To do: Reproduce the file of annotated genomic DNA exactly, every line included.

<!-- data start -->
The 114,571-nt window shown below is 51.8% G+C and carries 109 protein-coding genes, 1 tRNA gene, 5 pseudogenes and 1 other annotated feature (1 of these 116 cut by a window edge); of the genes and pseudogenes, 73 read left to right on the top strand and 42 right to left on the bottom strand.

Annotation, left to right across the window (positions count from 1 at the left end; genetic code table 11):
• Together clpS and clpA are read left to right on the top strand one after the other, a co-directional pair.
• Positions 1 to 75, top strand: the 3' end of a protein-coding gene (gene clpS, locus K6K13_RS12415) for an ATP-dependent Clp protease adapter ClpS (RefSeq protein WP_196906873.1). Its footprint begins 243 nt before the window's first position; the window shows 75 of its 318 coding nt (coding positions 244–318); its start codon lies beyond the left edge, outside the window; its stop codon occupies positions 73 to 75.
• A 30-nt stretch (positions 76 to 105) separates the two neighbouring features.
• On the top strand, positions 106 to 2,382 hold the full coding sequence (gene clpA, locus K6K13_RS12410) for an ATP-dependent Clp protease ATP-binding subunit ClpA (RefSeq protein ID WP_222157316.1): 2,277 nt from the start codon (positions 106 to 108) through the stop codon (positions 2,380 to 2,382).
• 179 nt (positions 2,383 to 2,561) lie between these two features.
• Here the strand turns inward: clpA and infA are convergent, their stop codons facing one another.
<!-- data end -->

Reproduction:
The 114,571-nt window shown below is 51.8% G+C and carries 109 protein-coding genes, 1 tRNA gene, 5 pseudogenes and 1 other annotated feature (1 of these 116 cut by a window edge); of the genes and pseudogenes, 73 read left to right on the top strand and 42 right to left on the bottom strand.

Annotation, left to right across the window (positions count from 1 at the left end; genetic code table 11):
• Together clpS and clpA are read left to right on the top strand one after the other, a co-directional pair.
• Positions 1 to 75, top strand: the 3' end of a protein-coding gene (gene clpS, locus K6K13_RS12415) for an ATP-dependent Clp protease adapter ClpS (RefSeq protein WP_196906873.1). Its footprint begins 243 nt before the window's first position; the window shows 75 of its 318 coding nt (coding positions 244–318); its start codon lies beyond the left edge, outside the window; its stop codon occupies positions 73 to 75.
• A 30-nt stretch (positions 76 to 105) separates the two neighbouring features.
• On the top strand, positions 106 to 2,382 hold the full coding sequence (gene clpA, locus K6K13_RS12410) for an ATP-dependent Clp protease ATP-binding subunit ClpA (RefSeq protein ID WP_222157316.1): 2,277 nt from the start codon (positions 106 to 108) through the stop codon (positions 2,380 to 2,382).
• 179 nt (positions 2,383 to 2,561) lie between these two features.
• Here the strand turns inward: clpA and infA are convergent, their stop codons facing one another.